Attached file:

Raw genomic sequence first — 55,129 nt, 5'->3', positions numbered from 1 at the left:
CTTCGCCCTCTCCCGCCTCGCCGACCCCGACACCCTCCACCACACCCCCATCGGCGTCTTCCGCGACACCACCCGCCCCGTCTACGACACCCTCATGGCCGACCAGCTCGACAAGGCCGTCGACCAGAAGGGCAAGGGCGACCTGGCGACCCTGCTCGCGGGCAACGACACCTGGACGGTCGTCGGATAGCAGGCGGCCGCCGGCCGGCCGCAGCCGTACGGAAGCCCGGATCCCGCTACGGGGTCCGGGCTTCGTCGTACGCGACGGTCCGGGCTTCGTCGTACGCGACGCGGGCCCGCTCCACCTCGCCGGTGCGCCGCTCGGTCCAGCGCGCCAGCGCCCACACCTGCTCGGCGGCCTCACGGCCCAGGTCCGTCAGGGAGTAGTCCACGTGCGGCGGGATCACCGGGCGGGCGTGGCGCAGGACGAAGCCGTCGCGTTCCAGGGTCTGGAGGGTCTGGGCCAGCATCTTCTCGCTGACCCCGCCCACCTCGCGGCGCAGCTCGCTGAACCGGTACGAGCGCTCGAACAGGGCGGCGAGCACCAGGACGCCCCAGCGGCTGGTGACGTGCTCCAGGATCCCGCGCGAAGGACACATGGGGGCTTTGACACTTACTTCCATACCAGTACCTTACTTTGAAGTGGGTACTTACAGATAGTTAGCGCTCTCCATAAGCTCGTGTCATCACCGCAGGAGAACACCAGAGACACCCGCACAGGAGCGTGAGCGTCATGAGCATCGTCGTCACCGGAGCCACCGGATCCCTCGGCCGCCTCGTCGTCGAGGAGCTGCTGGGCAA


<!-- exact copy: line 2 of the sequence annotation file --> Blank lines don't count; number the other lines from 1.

CTTCGCCCTCTCCCGCCTCGCCGACCCCGACACCCTCCACCACACCCCCATCGGCGTCTTCCGCGACACCACCCGCCCCGTCTACGACACCCTCATGGCCGACCAGCTCGACAAGGCCGTCGACCAGAAGGGCAAGGGCGACCTGGCGACCCTGCTCGCGGGCAACGACACCTGGACGGTCGTCGGATAGCAGGCGGCCGCCGGCCGGCCGCAGCCGTACGGAAGCCCGGATCCCGCTACGGGGTCCGGGCTTCGTCGTACGCGACGGTCCGGGCTTCGTCGTACGCGACGCGGGCCCGCTCCACCTCGCCGGTGCGCCGCTCGGTCCAGCGCGCCAGCGCCCACACCTGCTCGGCGGCCTCACGGCCCAGGTCCGTCAGGGAGTAGTCCACGTGCGGCGGGATCACCGGGCGGGCGTGGCGCAGGACGAAGCCGTCGCGTTCCAGGGTCTGGAGGGTCTGGGCCAGCATCTTCTCGCTGACCCCGCCCACCTCGCGGCGCAGCTCGCTGAACCGGTACGAGCGCTCGAACAGGGCGGCGAGCACCAGGACGCCCCAGCGGCTGGTGACGTGCTCCAGGATCCCGCGCGAAGGACACATGGGGGCTTTGACACTTACTTCCATACCAGTACCTTACTTTGAAGTGGGTACTTACAGATAGTTAGCGCTCTCCATAAGCTCGTGTCATCACCGCAGGAGAACACCAGAGACACCCGCACAGGAGCGTGAGCGTCATGAGCATCGTCGTCACCGGAGCCACCGGATCCCTCGGCCGCCTCGTCGTCGAGGAGCTGCTGGGCAA